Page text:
Photography Many participants on our tours and day trips are amateur wildlife photographers. And when we get excellent views of a bird or mammal, some time is usually spent watching and photographing it. However, this is not a photographic tour and once the majority of the people have felt that they have absorbed the animal or bird to their satisfaction, then we move on in search of the next encounter. Thus, while the photographic opportunities are very good, the group will only occasionally wait for somebody who wants to spend even longer getting better photos.
Fitness Only a low level of fitness is required.
Timing Throughout the year.
Climate Moderate; can be warm in summer and chilly in winter.
Comfort A good standard of accommodation in guest houses, lodges and small hotels.
Transport We travel by minibus or four wheel drive vehicle.
Group Size This depends on the specific tour. Please enquire.
Top birds Fynbos endemics, Karoo endemics and raptors in a spectacular setting
Top mammals whales, dolphins, Cape Grysbok, Chacma Baboon, Caracal, Grey Mongoose
Booking Please contact us if you wish to book. You will receive the booking form and conditions and a tour information pack.


About Birding Africa

Birding Africa is a specialist birding tour company customising tours for both world listers and more relaxed holiday birders. We combine interests in mammals, butterflies, dragonflies, botany and other natural history aspects and will guide you to Africa's and Madagascar's most diverse birding destinations. Our guides' knowledge of African birds and birding areas is our greatest strength and together we have rediscovered species, shared exciting observations with the birding community and had a fun time exploring our home continent. We've even written two acclaimed guide books on where to find Southern Africa's and Madagascar's best birds. Birding is more than our passion, it's our lifestyle, and we are dedicated to making professional, best value trips filled with endemic species and unique wildlife experiences. Since 1997, we've run bird watching tours in South Africa and further into Africa for individual birders, small birding groups and top international tour companies. We've run Conservation Tours in association with the African Bird Club and work with and consult for a number of other top international tour companies and the BBC Natural History Unit.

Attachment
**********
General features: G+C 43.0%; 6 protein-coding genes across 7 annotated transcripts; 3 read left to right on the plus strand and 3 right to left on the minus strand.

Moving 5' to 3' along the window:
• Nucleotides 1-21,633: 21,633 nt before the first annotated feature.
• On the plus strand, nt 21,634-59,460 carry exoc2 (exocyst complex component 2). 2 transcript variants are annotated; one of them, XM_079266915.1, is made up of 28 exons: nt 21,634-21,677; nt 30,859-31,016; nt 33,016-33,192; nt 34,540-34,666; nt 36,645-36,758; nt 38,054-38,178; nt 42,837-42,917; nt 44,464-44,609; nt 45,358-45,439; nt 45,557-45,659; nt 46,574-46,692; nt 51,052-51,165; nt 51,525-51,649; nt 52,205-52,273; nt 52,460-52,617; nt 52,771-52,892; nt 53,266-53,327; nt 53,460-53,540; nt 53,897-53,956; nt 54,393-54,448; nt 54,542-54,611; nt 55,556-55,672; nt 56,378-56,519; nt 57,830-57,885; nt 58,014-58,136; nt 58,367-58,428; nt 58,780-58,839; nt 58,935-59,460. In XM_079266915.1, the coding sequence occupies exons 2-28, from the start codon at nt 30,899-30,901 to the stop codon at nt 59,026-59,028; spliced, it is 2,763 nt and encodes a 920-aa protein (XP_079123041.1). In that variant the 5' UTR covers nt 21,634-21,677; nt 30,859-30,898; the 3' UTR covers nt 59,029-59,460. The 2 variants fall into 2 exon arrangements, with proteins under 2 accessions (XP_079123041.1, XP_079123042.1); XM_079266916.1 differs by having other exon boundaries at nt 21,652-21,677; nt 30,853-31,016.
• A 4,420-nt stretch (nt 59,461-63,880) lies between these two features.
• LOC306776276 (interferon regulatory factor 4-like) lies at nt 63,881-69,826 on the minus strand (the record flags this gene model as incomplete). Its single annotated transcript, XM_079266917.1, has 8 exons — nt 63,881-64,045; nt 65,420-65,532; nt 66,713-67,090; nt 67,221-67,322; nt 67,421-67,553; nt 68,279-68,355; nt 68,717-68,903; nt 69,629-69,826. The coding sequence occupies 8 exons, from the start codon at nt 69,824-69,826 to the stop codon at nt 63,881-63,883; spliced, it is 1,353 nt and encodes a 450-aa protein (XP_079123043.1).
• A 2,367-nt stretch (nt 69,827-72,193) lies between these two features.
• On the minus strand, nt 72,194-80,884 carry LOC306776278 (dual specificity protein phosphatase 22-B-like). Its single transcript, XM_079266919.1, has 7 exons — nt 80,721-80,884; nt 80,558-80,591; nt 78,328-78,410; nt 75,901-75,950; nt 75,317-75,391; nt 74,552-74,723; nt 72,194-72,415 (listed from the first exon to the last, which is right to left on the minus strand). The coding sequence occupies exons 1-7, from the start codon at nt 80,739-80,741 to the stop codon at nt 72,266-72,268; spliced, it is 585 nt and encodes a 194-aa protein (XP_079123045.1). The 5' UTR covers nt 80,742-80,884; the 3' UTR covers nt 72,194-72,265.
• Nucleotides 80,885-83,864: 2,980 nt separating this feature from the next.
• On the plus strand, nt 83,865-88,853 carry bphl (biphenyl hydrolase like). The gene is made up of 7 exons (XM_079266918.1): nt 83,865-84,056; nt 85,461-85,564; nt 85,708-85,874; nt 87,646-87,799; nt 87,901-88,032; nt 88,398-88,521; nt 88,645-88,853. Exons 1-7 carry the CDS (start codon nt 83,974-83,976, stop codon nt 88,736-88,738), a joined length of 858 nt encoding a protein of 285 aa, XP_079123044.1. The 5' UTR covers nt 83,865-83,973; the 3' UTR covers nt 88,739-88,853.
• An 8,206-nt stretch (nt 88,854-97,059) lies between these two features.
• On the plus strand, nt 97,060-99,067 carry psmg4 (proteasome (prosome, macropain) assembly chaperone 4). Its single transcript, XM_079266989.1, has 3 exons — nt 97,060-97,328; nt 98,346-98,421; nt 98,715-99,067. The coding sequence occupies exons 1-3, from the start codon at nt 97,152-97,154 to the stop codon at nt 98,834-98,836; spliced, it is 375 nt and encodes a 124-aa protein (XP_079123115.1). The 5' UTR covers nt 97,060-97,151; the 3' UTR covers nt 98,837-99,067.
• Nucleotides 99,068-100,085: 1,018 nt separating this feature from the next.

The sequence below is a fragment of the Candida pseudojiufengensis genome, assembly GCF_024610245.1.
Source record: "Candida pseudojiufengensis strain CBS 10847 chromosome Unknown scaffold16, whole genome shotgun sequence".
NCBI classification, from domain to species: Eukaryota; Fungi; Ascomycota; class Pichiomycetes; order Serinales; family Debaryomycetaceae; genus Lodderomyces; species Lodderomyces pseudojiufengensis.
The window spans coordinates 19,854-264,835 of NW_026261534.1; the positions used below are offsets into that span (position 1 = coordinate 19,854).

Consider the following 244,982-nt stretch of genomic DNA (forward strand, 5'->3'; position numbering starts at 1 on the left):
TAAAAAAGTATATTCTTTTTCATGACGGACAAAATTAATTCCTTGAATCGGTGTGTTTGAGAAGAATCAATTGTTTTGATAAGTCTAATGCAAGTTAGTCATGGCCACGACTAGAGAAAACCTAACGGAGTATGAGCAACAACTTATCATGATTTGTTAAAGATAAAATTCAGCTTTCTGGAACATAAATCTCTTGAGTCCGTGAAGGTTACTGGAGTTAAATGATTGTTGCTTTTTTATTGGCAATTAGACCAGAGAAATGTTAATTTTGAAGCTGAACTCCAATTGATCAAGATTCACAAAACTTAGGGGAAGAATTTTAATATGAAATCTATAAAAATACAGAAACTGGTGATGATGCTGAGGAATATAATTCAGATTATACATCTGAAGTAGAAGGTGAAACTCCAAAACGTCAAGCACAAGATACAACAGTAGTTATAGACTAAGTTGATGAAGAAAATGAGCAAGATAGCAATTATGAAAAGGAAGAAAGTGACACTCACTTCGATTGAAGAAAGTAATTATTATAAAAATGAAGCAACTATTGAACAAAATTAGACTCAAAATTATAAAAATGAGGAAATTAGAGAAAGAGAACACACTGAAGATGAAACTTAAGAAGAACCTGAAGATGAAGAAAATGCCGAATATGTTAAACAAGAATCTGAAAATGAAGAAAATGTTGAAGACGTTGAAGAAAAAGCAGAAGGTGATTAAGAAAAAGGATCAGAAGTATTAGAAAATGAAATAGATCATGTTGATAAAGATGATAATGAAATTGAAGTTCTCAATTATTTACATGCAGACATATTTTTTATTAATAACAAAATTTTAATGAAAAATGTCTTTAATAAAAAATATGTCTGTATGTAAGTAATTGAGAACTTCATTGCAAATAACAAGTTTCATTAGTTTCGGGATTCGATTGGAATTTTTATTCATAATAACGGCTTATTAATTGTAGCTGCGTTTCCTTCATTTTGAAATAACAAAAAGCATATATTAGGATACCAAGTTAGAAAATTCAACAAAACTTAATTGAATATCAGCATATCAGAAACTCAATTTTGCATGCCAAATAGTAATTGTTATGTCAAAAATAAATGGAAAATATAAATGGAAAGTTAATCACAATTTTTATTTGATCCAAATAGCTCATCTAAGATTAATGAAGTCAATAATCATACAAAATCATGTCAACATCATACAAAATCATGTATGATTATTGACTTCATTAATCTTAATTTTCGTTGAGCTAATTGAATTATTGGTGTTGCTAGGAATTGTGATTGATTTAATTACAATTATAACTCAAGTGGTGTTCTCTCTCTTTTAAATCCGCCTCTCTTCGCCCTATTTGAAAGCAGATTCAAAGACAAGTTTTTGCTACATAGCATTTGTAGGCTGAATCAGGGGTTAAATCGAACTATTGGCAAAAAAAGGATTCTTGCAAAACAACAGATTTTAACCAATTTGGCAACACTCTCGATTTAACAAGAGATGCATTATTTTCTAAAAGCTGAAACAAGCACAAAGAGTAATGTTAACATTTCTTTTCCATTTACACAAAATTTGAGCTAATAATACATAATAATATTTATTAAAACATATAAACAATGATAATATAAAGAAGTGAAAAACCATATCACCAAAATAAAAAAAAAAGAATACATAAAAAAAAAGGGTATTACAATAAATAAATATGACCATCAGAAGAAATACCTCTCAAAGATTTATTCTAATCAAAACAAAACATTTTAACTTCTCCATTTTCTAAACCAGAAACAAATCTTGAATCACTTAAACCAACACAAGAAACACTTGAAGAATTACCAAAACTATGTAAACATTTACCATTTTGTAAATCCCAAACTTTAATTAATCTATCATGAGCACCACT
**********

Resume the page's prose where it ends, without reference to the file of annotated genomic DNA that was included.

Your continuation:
For feedback from our guests, please see our Client Comments. Please also browse our Latest News and Trip Reports.



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Black Harrier photograph courtesy of Keith Offord.
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[African Tailorbirding CC (CK2003/020710/23) trading as Birding Africa]